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Life and living: Make your living room clutter-free
The holidays can be stressful on many levels: decorating for the season, preparing for holiday guests, planning menus, and keeping track of end-of-year festivities around work, school and your community. What’s the worst thing for stress? Clutter.
In the final installment of our home organization series, we have a plan to take your cluttered and chaotic living room to calm and clutter-free. In just a few days, you’ll be ready to invite your guests into your tranquil and tidy home.
Assemble a plan
Before you dive in and start throwing clutter in drawers to get it out of sight, assemble a plan on how you’ll tackle the living room. Walk through the room with a fresh set of eyes to look for any imperfections a guest may notice. A teetering mountain of mail on a table? The spiderwebs under the TV console? Dead leaves scattering the floor from a houseplant? Knickknacks covered in dust and overcrowding your bookshelves?
Take note of these items and make a plan for taking care of these imperfections. Does it look like you’ll have items to donate, such as furniture, books or decor? Go ahead and schedule a pickup (or determine where you can drop off donations) so you’ll have the motivation you need to follow through. Include your family in the decluttering process, assign cleaning chores and gather your supplies (e.g., dust cloths, broom, storage bins, etc.) so you’re ready to get started.
Create piles with a purpose
As you start to sift through your bookshelves, consoles, cabinets, drawers, magazine racks or storage ottomans, you’ll need a place for everything you touch. Create four piles:
These are the items that you want to keep and that have a purpose.
These are the items that have served you well, but you no longer need. They’re still in good shape, so you can pass them along for someone else to enjoy.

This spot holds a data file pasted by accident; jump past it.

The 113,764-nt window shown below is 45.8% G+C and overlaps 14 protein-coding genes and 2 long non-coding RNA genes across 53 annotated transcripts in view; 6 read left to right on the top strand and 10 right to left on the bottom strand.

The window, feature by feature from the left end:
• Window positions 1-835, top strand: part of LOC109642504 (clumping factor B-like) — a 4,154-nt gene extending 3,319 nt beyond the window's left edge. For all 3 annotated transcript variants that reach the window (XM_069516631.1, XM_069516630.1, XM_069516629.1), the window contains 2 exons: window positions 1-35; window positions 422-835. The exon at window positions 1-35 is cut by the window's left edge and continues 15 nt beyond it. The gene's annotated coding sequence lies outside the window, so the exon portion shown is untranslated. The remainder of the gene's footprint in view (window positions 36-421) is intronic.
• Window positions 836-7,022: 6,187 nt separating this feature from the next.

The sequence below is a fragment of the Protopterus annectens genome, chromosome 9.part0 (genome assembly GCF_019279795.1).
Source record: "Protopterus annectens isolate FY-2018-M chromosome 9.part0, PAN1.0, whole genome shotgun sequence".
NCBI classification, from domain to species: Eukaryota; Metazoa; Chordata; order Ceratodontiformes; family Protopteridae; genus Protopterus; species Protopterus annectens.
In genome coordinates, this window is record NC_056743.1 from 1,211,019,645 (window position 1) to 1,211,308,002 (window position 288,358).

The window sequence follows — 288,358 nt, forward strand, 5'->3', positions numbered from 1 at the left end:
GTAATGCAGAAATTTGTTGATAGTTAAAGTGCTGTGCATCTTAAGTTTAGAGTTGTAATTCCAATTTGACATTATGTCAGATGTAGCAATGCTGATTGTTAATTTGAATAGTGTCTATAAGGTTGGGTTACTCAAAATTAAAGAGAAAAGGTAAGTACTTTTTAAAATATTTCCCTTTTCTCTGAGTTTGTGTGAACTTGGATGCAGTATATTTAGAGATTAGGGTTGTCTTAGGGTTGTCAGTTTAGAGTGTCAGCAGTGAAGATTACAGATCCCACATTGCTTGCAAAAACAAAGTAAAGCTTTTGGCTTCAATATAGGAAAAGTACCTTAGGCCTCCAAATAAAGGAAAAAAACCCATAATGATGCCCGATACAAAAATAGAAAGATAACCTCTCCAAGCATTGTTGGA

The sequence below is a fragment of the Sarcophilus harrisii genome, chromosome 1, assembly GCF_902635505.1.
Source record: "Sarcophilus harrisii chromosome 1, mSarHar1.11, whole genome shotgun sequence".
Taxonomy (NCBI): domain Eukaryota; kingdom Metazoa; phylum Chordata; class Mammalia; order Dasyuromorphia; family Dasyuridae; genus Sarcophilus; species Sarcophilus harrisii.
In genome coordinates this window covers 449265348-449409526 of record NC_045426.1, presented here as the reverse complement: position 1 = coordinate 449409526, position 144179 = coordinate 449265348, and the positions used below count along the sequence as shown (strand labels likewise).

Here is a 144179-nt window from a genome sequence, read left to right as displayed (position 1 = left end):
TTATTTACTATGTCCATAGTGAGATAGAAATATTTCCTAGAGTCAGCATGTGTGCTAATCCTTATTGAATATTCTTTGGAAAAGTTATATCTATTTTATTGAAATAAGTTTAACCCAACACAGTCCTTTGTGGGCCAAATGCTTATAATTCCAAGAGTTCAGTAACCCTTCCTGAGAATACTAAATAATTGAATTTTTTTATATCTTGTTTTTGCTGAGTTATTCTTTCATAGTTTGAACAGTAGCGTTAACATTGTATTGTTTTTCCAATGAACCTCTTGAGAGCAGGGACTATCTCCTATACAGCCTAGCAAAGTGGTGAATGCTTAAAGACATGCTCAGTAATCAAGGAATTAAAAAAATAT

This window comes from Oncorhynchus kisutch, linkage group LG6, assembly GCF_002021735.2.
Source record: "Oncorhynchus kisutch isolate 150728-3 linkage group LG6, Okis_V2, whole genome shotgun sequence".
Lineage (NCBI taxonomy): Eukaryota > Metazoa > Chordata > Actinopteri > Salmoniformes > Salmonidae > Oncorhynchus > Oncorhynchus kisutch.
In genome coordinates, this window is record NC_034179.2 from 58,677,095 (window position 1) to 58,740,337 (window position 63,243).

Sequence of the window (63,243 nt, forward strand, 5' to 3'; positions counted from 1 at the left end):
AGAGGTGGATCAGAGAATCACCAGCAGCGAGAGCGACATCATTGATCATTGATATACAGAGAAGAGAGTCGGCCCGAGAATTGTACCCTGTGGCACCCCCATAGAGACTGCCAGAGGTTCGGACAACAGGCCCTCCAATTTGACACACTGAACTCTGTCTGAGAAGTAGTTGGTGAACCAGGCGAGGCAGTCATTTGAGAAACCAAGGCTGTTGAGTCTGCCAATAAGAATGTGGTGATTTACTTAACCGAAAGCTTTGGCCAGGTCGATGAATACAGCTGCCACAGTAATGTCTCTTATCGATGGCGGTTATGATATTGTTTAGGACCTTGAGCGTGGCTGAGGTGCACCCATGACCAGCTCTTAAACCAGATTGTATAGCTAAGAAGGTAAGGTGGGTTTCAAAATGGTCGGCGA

This pile includes all the broken things, items that can’t be donated or recycled, or are just plain trash.
These are the items you’re not sure you can part with. Revisit this pile after you’ve gone through everything else and re-evaluate whether you need them.
Take the time to go through that stack of mail; donate books you’ll never read again; place items in storage that are seasonal or that you’re just not ready to part with. Be ruthless with items that are broken or no longer serve a purpose for your family. Take pictures of items that have sentimental value but that you don’t necessarily want to keep, and then donate those items to someone in need.
Bonus tip: While your shelves and cabinets are free of all items, give them a good scrubbing so they’re clean and ready to go when you start reorganizing.
Determine a place for everything
As the old saying goes, “A place for everything and everything in its place.” This is where clutter-free truly starts. If you run across items that don’t belong in the living room, grab a laundry basket to hold those items. (Don’t forget to take that basket and put the items in their proper places around your home once you’ve finished organizing the living room.)
Dedicate cabinet space to items that aren’t used as often, such as DVDs or gaming systems. Use open shelving to display books and sentimental trinkets or photos. Use cloth or wicker baskets to store children’s toys, so they’re easily hidden but also easily accessible. Take advantage of storage ottomans or large baskets for blankets or throws.
Thoughtfully hide necessary clutter
Routers are unsightly and usually come with a mess of wires. Hide items like this within decorative storage baskets. They’re still accessible but more pleasing to the eye. Still using three separate remotes for the TV? Place them in a basket on an end table or coffee table for easy access. Remember that clutter on surfaces can lead to a cluttered mind, so hide these types of items to create a peaceful environment.
Tackle the heavy cleaning
Get the heavy cleaning out of the way first, so you can focus on the smaller tasks later. Wash windows and vacuum blinds or draperies; dust the walls and baseboards; spot-clean stains in the rug or carpet; dust the ceiling fan; vacuum under sofa cushions. Then, dust all shelves and cabinets. Always vacuum and mop last so you can make sure to get all the dust and dirt that has accumulated during the rest of your cleaning.
Keep it clutter-free
Now that you’ve decluttered your living room, set a timer for five to 10 minutes at the end of each day to run through the space and tidy up any messes made throughout the day. This will help keep the chaos of clutter at bay, so you can maintain the calming and welcoming atmosphere you’ve worked hard to create.Back to issue